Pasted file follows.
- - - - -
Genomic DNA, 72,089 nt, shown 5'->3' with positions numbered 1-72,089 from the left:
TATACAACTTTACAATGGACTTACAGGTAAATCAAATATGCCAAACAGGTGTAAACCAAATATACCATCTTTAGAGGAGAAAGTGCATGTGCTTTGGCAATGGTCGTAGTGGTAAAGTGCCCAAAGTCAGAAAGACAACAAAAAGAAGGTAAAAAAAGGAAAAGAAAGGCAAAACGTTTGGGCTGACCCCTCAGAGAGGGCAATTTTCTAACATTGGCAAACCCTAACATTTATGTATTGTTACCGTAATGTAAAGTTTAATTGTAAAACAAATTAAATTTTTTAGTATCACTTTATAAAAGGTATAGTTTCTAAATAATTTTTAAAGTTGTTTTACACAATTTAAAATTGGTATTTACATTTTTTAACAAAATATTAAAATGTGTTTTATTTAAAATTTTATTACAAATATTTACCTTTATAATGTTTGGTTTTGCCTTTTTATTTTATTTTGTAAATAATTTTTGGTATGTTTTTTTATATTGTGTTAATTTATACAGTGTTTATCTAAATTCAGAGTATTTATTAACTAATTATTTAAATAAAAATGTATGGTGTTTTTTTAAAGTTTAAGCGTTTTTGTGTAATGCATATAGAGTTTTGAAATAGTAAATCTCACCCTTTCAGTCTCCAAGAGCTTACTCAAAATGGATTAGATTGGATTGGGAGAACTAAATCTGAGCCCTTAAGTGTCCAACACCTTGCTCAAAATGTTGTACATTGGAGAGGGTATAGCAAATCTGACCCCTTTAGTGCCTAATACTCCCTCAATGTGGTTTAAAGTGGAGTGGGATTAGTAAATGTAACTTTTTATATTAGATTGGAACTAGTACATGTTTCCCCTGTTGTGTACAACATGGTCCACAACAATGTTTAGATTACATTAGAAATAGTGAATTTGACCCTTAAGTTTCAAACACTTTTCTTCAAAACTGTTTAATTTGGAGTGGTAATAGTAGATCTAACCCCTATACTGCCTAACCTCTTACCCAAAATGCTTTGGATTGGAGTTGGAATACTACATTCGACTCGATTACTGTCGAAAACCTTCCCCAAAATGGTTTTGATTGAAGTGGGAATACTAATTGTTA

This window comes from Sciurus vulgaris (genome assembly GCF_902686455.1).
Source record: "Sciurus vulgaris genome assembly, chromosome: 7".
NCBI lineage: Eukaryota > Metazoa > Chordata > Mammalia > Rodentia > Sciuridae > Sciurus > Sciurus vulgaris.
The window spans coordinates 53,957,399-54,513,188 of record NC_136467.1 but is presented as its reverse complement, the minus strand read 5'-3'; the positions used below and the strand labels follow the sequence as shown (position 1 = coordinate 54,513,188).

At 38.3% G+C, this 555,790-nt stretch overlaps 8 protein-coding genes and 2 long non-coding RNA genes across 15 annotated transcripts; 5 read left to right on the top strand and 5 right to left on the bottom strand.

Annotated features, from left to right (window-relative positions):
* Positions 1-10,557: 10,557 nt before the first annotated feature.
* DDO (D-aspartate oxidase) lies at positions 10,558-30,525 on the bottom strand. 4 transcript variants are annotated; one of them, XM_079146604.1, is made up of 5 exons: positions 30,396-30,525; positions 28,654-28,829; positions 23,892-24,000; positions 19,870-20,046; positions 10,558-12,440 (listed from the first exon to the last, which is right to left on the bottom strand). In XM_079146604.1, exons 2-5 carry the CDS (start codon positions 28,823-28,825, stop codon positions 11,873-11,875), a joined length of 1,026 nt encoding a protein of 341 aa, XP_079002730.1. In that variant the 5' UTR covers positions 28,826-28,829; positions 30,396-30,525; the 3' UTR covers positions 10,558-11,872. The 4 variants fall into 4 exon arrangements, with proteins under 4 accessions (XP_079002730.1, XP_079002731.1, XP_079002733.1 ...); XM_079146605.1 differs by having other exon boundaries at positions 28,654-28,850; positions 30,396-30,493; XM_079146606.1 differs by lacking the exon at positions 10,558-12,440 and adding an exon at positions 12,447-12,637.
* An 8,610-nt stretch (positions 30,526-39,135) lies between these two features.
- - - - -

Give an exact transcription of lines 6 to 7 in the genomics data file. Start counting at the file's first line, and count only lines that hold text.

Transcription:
The window spans coordinates 53,957,399-54,513,188 of record NC_136467.1 but is presented as its reverse complement, the minus strand read 5'-3'; the positions used below and the strand labels follow the sequence as shown (position 1 = coordinate 54,513,188).

At 38.3% G+C, this 555,790-nt stretch overlaps 8 protein-coding genes and 2 long non-coding RNA genes across 15 annotated transcripts; 5 read left to right on the top strand and 5 right to left on the bottom strand.